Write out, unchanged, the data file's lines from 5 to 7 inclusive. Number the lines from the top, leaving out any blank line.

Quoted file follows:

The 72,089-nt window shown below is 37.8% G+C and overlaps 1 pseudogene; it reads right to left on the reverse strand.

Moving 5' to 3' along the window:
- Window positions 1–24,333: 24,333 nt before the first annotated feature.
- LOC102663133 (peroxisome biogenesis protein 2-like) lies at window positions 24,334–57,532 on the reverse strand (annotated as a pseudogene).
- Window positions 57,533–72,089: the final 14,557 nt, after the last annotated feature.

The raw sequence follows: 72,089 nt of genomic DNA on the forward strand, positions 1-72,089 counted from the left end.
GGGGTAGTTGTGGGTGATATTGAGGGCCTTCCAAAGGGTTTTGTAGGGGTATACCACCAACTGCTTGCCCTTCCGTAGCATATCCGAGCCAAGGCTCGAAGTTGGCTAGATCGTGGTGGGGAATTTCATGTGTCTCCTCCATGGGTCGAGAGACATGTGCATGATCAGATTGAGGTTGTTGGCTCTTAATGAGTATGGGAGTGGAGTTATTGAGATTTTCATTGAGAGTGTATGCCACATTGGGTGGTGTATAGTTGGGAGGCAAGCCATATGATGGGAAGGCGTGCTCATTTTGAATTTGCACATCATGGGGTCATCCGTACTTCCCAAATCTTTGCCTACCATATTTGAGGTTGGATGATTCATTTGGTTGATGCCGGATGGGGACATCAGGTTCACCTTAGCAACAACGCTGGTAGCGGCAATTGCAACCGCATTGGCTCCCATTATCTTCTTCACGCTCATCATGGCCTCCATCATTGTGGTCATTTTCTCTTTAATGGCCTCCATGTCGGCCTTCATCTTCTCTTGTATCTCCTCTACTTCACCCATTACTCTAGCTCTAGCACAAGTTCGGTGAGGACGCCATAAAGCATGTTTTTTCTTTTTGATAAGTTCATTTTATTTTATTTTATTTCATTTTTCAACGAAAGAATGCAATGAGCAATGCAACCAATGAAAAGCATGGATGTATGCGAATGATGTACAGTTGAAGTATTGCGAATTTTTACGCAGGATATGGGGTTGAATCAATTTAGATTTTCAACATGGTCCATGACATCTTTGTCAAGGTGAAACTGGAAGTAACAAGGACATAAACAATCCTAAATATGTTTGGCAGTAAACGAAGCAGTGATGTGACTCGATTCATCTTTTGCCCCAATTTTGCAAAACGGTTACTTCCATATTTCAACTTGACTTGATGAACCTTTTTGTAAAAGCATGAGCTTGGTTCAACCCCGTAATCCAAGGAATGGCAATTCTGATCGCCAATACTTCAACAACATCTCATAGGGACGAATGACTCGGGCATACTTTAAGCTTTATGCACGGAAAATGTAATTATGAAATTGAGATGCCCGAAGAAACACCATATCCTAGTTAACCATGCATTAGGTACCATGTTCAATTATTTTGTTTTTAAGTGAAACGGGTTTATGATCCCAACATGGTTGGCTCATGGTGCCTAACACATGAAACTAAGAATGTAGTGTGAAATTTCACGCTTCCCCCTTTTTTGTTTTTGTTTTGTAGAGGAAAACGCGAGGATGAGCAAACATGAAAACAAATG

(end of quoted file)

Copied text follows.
- Window positions 57,533–72,089: the final 14,557 nt, after the last annotated feature.

The raw sequence follows: 72,089 nt of genomic DNA on the forward strand, positions 1-72,089 counted from the left end.
GGGGTAGTTGTGGGTGATATTGAGGGCCTTCCAAAGGGTTTTGTAGGGGTATACCACCAACTGCTTGCCCTTCCGTAGCATATCCGAGCCAAGGCTCGAAGTTGGCTAGATCGTGGTGGGGAATTTCATGTGTCTCCTCCATGGGTCGAGAGACATGTGCATGATCAGATTGAGGTTGTTGGCTCTTAATGAGTATGGGAGTGGAGTTATTGAGATTTTCATTGAGAGTGTATGCCACATTGGGTGGTGTATAGTTGGGAGGCAAGCCATATGATGGGAAGGCGTGCTCATTTTGAATTTGCACATCATGGGGTCATCCGTACTTCCCAAATCTTTGCCTACCATATTTGAGGTTGGATGATTCATTTGGTTGATGCCGGATGGGGACATCAGGTTCACCTTAGCAACAACGCTGGTAGCGGCAATTGCAACCGCATTGGCTCCCATTATCTTCTTCACGCTCATCATGGCCTCCATCATTGTGGTCATTTTCTCTTTAATGGCCTCCATGTCGGCCTTCATCTTCTCTTGTATCTCCTCTACTTCACCCATTACTCTAGCTCTAGCACAAGTTCGGTGAGGACGCCATAAAGCATGTTTTTTCTTTTTGATAAGTTCATTTTATTTTATTTTATTTCATTTTTCAACGAAAGAATGCAATGAGCAATGCAACCAATGAAAAGCATGGATGTATGCGAATGATGTACAGTTGAAGTATTGCGAATTTTTACGCAGGATATGGGGTTGAATCAATTTAGATTTTCAACATGGTCCATGACATCTTTGTCAAGGTGAAACTGGAAGTAACAAGGACATAAACAATCCTAAATATGTTTGGCAGTAAACGAAGCAGTGATGTGACTCGATTCATCTTTTGCCCCAATTTTGCAAAACGGTTACTTCCATATTTCAACTTGACTTGATGAACCTTTTTGTAAAAGCATGAGCTTGGTTCAACCCCGTAATCCAAGGAATGGCAATTCTGATCGCCAATACTTCAACAACATCTCATAGGGACGAATGACTCGGGCATACTTTAAGCTTTATGCACGGAAAATGTAATTATGAAATTGAGATGCCCGAAGAAACACCATATCCTAGTTAACCATGCATTAGGTACCATGTTCAATTATTTTGTTTTTAAGTGAAACGGGTTTATGATCCCAACATGGTTGGCTCATGGTGCCTAACACATGAAACTAAGAATGTAGTGTGAAATTTCACGCTTCCCCCTTTTTTGTTTTTGTTTTGTAGAGGAAAACGCGAGGATGAGCAAACATGAAAACAAATG